Governments, if they endure, always tend increasingly toward aristrocratic forms. No gov't in history has been known to evade this pattern. And as the aristocracy develops, gov't tends more and mroe to act exclusively in the interests of the ruling class

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FrankChurch
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Postby FrankChurch » Wed Jan 21, 2009 10:11 am

They should have. I love to watch chicks fight.

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Postby Jessi » Wed Jan 21, 2009 2:16 pm

I have to agree with Mark about paying attention to your friend's and family's reactions to the person you are with. The support of our families has made a huge difference in how my husband and I view our marriage. That's not to say that you can't be with someone who has a family that doesn't like you, provided that the person you are with doesn't give a rats ass what his/her family thinks. (That sort of thing worked out great for my parents)

It helps to think about what the person feels about your family as well. It's hell on everyone when your spouse doesn't like your family but you do.

As for things working out... It's a very good thing to agree on some of the major issues before you wed. Babies, finances, sex, jobs... Even some minor things can turn out to be major later on if you haven't already made a compromise. Things like personal schedules and how you keep house can become stressful over the long haul. I always recommend that people go to some kind of pre-marital counseling prior to making the jump. An outsider will almost always bring things up that you haven't thought about or thought you had already worked out. And if it turns out you have covered the bases you can feel fairly confident in your communication skills and your prospects for a happy relationship.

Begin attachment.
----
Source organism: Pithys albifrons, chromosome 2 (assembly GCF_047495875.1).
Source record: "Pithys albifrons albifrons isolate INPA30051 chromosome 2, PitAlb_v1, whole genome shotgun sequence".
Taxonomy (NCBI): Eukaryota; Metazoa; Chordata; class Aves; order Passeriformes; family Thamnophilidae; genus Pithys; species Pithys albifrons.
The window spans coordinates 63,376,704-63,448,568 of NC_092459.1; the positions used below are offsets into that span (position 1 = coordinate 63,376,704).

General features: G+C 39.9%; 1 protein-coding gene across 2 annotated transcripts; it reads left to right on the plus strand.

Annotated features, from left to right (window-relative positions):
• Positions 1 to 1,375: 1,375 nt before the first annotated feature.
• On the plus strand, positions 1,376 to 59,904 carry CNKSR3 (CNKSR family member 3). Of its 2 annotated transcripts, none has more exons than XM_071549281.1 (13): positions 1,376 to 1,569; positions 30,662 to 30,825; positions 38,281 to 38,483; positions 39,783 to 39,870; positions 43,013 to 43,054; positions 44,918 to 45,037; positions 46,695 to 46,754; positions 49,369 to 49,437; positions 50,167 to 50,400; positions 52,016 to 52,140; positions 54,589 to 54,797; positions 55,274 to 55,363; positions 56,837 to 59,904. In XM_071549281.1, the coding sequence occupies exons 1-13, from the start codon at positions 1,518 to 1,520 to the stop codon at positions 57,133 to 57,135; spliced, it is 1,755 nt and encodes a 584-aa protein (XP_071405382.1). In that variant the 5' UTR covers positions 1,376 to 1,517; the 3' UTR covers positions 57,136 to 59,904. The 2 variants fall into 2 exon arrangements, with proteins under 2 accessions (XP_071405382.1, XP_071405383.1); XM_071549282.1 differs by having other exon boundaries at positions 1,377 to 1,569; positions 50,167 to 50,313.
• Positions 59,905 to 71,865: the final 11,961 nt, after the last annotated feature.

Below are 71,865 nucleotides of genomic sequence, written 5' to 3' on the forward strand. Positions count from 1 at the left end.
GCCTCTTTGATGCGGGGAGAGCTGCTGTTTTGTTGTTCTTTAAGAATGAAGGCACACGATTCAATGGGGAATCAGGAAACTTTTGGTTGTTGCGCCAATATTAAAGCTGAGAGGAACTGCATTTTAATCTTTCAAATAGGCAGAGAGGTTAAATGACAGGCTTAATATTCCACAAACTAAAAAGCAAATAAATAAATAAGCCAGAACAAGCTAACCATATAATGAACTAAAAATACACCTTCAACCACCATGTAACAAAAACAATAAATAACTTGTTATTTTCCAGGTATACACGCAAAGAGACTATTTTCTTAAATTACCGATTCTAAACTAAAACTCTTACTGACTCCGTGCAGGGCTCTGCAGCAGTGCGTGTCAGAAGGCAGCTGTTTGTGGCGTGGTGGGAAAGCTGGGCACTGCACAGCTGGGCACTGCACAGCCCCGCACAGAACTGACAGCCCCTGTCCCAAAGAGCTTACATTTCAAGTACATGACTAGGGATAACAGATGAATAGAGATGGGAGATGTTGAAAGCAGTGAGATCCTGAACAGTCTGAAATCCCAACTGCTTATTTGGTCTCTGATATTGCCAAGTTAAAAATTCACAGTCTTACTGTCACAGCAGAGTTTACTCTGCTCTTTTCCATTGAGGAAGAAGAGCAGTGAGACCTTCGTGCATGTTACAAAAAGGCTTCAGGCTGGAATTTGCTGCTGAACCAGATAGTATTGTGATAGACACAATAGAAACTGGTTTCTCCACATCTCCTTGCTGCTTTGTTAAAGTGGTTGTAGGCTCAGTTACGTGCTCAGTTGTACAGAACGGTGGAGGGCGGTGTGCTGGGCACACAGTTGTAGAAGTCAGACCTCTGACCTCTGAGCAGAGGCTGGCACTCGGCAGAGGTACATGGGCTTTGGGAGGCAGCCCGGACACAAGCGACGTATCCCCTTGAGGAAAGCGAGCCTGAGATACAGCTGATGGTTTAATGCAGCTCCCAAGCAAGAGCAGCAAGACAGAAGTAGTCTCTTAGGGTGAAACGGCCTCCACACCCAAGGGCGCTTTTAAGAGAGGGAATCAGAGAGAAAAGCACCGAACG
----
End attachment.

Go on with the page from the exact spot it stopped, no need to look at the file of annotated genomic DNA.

I love my family and my marriage. We got married relatively young and I still feel very good about our decision. However, I certainly didn't know right away and it took a number of months of asking me if I wanted to get married before I finally said yes. I was scared but I was also sure that my life would be much happier with than without my husband. I've made some sacrifices and it has all been worth it. There's another thing that's important then, being able to make some personal sacrifices for each other.

We all have our personal stories about what works and what doesn't. Ultimately you and your intended have to make the decision that feels right for you. Do it with open eyes and open minds and I think you have a good chance of making it work.

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Postby paul » Wed Jan 28, 2009 4:09 am

Jesus Gywnnie, you don't stir up much of a conversation do ya? *squeeze*

This is gonna touch on probably every topic brought up by everyone else already, and I don't know if it will answer your questions, but though it's just part o'my story, it's all I know.
~~~~~~~~~~~~~~~~~~

I'm still a newbie to this marriage deal, our first anniversary is coming up next month. This question you pose, as old as Marquess of Queensbury rules, hinges on the posit that there must be only one, in order to be, 'the one'. I'm just saying that to get the polygamist arguments out of the way. I know a few who have that lifestyle, and they're just as confused as the rest of us. It's never "Oh, can I just, only, be with one person only?" It's usually more like, "Oh hell, does X love Y more than me tonight? Or did Y just say that because X wanted to sleep with Q yesterday?!?"